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Suppose for a fixed $s$, $(a_k)$ is a given sequence with $a_k>0$, $\sum_{k=1}^\infty a_kk^s<\infty$, but for any $\epsilon>0$, $\sum_{k=1}^\infty a_kk^{s+\epsilon}=\infty$. Can we conclude that there exists a $b>0$ such that $\sum_{k=1}^\infty a_kk^{s}(\log k)^b=\infty$?

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No. I think there are counterexamples to all claims of this sort.

Let's consider only sequences of nonnegative reals for simplicity. Suppose that you have two countable families of sequences: For each $i \in \mathbb{N}$ you have a sequence $(b_{i,k})_{k \in \mathbb{N}}$ and a sequence $(c_{i,k})_{k \in \mathbb{N}}$. Suppose that $b_i = o(c_j)$ for all $i, j$ where $x = o(y)$ for two sequences means $\lim_k x_k/y_k = 0$ for all large enough $k$. Suppose that at least one of the sequences $b_i$ is not eventually $0$, so that for every $i$, $c_{i,j} > 0$ for infinitely many $j$.

Then the following holds: There exists $(a_k)_{k \in \mathbb{N}}$ such that $\sum_k a_k b_{j,k} < \infty$ and $\sum_k a_k c_{j,k} = \infty$ for all $j$.

To see this, pick a sequence $n_0 < m_0 < n_1 < m_1 < n_2 < m_2 ...$, such that $b_{i,n} \leq 2^{-k} c_{j,n}$ for every $i, j \leq k$ and $n \geq n_k$, and $c_{t(k),m_k} > 0$, where $t : \mathbb{N} \to \mathbb{N}$ is some fixed surjective $\infty$-to-$1$ function with $t(k) \leq k$ for all $k$ (e.g. the function defined by $t(0) = 0$, $t(2^k m) = k$ for odd $m$).

Now for all $k$ define $a_{m_k} = 1/c_{t(k),m_k}$, and $a_n = 0$ for all $n \notin \{m_k \;|\; k \in \mathbb{N}\}$.

Consider any $i \in \mathbb{N}$. From some point on, $m_k > i$ for all $k$, so for large $k$, $a_{m_k} b_{i,m_k} = b_{i,m_k}/c_{t(k),m_k} \leq 2^{-k}$, and thus $\sum_k a_{m_k} b_{i,m_k} < \infty$ since it is eventually majored by a geometric series.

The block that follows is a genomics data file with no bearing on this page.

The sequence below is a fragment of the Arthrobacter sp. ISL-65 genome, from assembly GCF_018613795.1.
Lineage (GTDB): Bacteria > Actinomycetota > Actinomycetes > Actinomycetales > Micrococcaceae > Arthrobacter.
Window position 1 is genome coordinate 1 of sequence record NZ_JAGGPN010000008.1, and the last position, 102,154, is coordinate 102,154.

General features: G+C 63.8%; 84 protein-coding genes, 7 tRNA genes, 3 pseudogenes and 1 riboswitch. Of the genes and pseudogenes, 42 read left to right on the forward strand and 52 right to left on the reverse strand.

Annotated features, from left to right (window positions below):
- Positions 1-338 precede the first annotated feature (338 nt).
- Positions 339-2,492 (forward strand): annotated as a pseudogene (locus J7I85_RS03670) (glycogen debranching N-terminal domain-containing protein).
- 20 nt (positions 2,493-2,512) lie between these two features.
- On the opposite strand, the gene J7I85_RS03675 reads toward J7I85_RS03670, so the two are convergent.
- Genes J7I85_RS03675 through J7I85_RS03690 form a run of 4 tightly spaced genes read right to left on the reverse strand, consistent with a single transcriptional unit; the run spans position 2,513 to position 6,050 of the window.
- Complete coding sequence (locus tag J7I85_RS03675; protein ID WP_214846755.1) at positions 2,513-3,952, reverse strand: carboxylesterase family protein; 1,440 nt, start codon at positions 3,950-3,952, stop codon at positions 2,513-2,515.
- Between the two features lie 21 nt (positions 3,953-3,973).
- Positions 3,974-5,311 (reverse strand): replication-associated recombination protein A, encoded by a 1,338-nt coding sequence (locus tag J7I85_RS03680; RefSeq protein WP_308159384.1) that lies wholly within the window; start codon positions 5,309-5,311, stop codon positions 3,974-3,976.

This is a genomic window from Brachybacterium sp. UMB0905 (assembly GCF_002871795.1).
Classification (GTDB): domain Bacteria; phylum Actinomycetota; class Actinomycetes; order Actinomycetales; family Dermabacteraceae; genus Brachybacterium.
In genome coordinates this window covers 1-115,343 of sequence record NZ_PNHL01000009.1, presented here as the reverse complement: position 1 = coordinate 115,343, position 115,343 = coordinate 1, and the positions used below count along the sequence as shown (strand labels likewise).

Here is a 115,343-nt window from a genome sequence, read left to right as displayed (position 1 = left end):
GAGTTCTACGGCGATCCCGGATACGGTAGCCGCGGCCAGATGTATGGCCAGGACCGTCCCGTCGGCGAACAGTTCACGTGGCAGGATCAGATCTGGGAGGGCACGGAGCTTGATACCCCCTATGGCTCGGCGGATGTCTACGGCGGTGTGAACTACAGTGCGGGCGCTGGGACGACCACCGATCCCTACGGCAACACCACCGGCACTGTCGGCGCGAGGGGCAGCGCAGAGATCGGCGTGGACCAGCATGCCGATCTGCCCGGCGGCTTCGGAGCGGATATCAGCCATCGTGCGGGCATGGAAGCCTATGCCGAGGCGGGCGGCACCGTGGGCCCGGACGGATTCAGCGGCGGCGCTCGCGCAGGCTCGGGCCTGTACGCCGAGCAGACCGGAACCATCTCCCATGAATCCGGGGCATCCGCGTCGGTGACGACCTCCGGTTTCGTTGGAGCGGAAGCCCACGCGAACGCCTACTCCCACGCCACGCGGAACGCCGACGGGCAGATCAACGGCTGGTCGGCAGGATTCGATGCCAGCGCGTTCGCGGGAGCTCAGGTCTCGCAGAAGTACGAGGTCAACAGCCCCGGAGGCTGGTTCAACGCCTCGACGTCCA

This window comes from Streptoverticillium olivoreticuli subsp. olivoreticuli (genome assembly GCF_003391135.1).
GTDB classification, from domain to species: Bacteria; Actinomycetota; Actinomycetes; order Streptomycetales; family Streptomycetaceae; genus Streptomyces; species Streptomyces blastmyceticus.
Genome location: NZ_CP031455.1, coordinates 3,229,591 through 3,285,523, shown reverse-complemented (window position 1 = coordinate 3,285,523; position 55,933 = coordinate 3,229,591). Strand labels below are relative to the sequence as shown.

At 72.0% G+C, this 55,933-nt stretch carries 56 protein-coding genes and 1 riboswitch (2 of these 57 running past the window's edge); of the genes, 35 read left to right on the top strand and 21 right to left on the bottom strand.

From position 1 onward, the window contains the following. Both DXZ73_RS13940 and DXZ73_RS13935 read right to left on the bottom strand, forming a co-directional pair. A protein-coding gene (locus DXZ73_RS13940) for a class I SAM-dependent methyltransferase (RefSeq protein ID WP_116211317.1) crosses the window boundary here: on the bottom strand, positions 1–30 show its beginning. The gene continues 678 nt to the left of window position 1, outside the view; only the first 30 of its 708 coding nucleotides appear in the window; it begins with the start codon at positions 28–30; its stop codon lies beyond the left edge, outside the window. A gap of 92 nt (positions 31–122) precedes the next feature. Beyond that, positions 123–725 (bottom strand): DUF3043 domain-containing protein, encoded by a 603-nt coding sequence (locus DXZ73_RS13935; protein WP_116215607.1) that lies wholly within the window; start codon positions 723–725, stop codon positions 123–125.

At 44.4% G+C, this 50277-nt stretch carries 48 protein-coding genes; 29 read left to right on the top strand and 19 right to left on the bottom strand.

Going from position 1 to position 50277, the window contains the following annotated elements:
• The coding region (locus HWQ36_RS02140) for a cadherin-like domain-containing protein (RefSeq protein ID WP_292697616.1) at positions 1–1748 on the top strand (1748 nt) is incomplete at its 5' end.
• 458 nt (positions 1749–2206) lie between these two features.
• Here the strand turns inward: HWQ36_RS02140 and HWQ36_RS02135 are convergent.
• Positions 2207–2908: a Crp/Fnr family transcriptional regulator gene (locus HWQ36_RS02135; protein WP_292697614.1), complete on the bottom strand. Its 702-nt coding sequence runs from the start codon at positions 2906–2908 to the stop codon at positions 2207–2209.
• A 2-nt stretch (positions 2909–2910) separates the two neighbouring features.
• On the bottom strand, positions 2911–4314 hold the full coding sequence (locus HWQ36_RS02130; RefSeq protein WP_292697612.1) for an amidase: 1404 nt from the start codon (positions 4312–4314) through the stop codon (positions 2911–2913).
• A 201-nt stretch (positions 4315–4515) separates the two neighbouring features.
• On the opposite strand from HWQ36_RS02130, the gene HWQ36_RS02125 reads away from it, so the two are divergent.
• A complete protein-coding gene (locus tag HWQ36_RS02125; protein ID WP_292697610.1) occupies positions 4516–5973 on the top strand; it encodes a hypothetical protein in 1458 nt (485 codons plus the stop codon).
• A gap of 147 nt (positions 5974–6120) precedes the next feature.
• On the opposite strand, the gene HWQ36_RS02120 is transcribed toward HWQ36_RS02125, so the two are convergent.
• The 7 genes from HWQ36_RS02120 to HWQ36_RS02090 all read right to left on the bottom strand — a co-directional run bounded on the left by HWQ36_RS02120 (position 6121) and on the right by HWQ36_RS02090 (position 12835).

On the other hand, fixing again some $i \in \mathbb{N}$, by the choice of $t$, there are infinitely many $s_0, s_1, ...$ such that $t(s_j) = i$, so \begin{align} \sum_k a_{m_k} c_{i,m_k} \geq \sum_{j} a_{m_{s_j}} c_{i,m_{s_j}} = \sum_j c_{i,m_{s_j}} / c_{t(s_j),m_{s_j}} = \sum_j 1 = \infty. \end{align}

A counterexample to your specific question is obtained with $b_{j,k} = k^s (\log k)^j$, $c_{j,k} = k^{s + 1/(j+1)}$.

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I don't think so. For your sequence $(a_k)$ let $(c_k)$ be sequence $(a_k/f(k))$, where $f(k)$ grows faster than $\log(k)^b$ for any $b>0$ but slower than $k^\epsilon$ for any $\epsilon>0$. It's straightforward to show that such $f$ exists.

Now, $\Sigma a_kk^s<\infty$ implies $\Sigma c_kk^s<\infty$ and $\Sigma a_kk^{s+\epsilon}=\infty$ implies $\Sigma c_kk^{s+\epsilon}=\infty$. Finally, $\Sigma c_kk^s(\log k)^b<\infty$, which contradicts your proposition.

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This seems false. As a counterexample, let $$a_n=\frac{1}{n\cosh{(\sqrt{\ln{n}})}}$$ and let $s=0.$

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